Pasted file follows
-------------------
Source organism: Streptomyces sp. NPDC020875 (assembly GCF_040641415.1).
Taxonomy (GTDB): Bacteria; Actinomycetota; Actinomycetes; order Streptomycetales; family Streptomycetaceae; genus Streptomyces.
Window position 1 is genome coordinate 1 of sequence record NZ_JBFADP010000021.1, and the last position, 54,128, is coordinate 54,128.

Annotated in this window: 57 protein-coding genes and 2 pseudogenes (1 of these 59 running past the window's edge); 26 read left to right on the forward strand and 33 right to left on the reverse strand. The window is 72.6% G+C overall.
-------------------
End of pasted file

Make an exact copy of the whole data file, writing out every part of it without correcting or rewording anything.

Source organism: Streptomyces sp. NPDC020875 (assembly GCF_040641415.1).
Taxonomy (GTDB): Bacteria; Actinomycetota; Actinomycetes; order Streptomycetales; family Streptomycetaceae; genus Streptomyces.
Window position 1 is genome coordinate 1 of sequence record NZ_JBFADP010000021.1, and the last position, 54,128, is coordinate 54,128.

Annotated in this window: 57 protein-coding genes and 2 pseudogenes (1 of these 59 running past the window's edge); 26 read left to right on the forward strand and 33 right to left on the reverse strand. The window is 72.6% G+C overall.